Looking your best doesn’t stop at your outfit, and it shouldn’t come at the expense of the planet. Whether you or your teen wears makeup or simple moisturizer, applies lots of hair product or just needs a razor to get rid of unwanted stubble, there is an earth-friendly option for everyone. Start by asking what cosmetics and beauty accessories are made of—plastic or natural ingredients? Biodegradable or single-use? What about excess packaging? Look for zero-waste companies, or DIY your cosmetics.
If you or your teen can afford to rent a limo, make sure to get as many passengers as possible. This will help offset the carbon emissions created by driving multiple cars, and it can also help bring down the cost of the rental. If a limo isn’t in the cards, try regular carpooling or even a pedicab if the venue is nearby. No one expects anyone to ride their bike in their formals, but a pedicab or even a horse-drawn carriage can be a fun and eco-friendly option if the dance is nearby.
After the night is over, the formal footwear is kicked off and it’s time to hit the hay, don’t toss your boutoniere or corsage in the trash. If you don’t plan on hanging on to your flowers as a keepsake, compost it or throw it in your yard waste bin minus the ribbons, pins, and other decorations—you can always reuse those, but they don’t belong in the pile with other organic waste.
Now get out there and promenade that planet-protecting way, knowing you did the right thing for future prom-goers!Posted on In the Loop by TC Clark on Apr 8, 2019
CalRecycle publishes more than a dozen reports every year in its publications database to provide updates on the status of our programs and detail how much our state is recycling and landfilling. If reading an entire report seems daunting, check out the executive summary, which provides the big-picture context, key statistics, and basic conclusions. Here’s a quick list of CalRecycle’s most-read reports.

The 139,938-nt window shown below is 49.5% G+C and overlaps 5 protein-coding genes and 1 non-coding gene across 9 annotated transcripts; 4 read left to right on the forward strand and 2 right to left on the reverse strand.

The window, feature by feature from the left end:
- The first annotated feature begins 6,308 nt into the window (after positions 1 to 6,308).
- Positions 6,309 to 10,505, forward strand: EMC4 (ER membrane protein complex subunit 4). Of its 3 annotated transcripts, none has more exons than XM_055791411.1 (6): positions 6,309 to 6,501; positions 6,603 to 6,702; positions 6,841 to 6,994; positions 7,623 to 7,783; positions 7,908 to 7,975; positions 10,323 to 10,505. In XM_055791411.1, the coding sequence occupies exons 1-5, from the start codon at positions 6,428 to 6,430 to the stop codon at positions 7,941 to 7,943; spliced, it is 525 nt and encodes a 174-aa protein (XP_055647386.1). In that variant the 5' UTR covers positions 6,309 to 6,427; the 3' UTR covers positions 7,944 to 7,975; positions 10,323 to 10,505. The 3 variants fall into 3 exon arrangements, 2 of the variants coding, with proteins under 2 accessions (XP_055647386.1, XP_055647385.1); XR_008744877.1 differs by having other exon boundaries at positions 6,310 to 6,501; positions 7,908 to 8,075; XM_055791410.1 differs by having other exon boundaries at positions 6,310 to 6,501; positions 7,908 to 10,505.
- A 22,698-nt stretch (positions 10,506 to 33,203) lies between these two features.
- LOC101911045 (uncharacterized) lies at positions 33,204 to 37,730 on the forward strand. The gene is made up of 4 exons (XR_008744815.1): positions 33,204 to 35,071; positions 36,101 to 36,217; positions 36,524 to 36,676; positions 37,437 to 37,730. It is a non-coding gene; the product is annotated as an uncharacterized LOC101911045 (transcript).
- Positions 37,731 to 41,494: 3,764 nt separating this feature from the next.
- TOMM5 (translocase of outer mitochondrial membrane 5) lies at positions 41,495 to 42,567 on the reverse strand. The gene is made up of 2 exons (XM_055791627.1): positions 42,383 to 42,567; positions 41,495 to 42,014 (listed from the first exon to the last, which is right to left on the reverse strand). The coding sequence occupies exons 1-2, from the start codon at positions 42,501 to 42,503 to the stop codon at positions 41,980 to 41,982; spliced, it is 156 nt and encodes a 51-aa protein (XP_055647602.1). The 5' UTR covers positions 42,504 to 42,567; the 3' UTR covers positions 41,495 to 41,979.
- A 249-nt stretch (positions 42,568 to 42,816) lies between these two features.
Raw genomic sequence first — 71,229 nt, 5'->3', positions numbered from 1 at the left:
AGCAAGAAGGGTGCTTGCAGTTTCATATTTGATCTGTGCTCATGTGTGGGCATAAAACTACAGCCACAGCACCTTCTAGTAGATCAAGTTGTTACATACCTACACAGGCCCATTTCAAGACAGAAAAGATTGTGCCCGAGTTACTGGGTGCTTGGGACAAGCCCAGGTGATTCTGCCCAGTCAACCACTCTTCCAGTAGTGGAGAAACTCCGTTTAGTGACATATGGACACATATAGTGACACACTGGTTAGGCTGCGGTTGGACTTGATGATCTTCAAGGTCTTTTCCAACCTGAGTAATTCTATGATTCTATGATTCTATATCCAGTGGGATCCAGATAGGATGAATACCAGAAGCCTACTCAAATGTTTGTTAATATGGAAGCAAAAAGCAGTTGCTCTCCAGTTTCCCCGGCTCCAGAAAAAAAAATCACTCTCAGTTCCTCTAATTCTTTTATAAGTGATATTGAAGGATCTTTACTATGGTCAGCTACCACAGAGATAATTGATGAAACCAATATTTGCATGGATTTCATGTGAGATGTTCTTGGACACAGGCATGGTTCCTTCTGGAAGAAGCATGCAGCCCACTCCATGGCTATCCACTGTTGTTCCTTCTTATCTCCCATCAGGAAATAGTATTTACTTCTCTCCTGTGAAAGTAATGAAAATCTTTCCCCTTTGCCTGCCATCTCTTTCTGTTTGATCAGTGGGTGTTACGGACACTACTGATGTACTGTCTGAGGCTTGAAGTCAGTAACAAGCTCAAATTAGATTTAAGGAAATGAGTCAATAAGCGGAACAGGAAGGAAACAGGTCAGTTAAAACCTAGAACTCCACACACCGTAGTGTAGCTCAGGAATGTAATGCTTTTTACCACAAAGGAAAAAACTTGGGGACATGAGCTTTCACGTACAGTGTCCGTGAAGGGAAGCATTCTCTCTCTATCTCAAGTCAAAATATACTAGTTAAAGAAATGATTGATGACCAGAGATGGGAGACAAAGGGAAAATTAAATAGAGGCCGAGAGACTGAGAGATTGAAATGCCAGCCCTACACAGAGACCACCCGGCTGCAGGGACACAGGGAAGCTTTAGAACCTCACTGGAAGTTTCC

The 2017 report outlines the primary laws that govern waste management and recycling and evaluates the state’s progress in meeting statewide waste diversion goals. This report also outlines new tools and approaches to increase recycling in the state, like improving the quality and marketability of recyclable materials that continue to be generated. Fun fact from this report: In 2017, California generated 77.2 million tons of waste and recycled 42 percent of it.
California’s recycling infrastructure has heavily relied upon the export of recyclable materials from California ports, and this report outlines the materials we export and the countries that accept these materials. California recyclable materials exports have been steadily declining since 2011, dropping more than 33 percent in weight since then, which resulted in a corresponding drop in the vessel value of exports by nearly $5 billion.
This report provides a snapshot of the Beverage Container Recycling Program, including the recycling rate per material type, the total number of sales and redemptions, estimated revenues and expenditures, and the number of containers per pound by material type.
While the State of Disposal and Recycling report offers a big-picture look at how much waste is generated in California, this report reflects the results of an in-the-field study that examined the composition of our waste. With up-to-date information on the types and amounts of materials disposed in the state’s waste stream, CalRecycle can better determine where changes are needed to achieve California’s 75 percent recycling goal. CalRecycle is currently conducting another waste characterization study that will likely be published in late 2019.
Curious about the success of the statewide plastic bag ban? This report provides an update to the California Legislature about how the plastic bag ban has decreased usage of single-use plastic bags and positively affected the waste stream.
Although not technically a report, this policy recommendation paper is an interesting read. It details how California’s current program needs to be expanded to include all the new types of electronics in the marketplace.
Curious about how the new organics law will affect California? This report details impacts on residents, businesses, and local governments, including benefits (like jobs created), direct costs (like rate increases), and an analysis of alternatives considered (like eliminating enforcement mechanism).Posted on In the Loop by Christina Files on Apr 4, 2019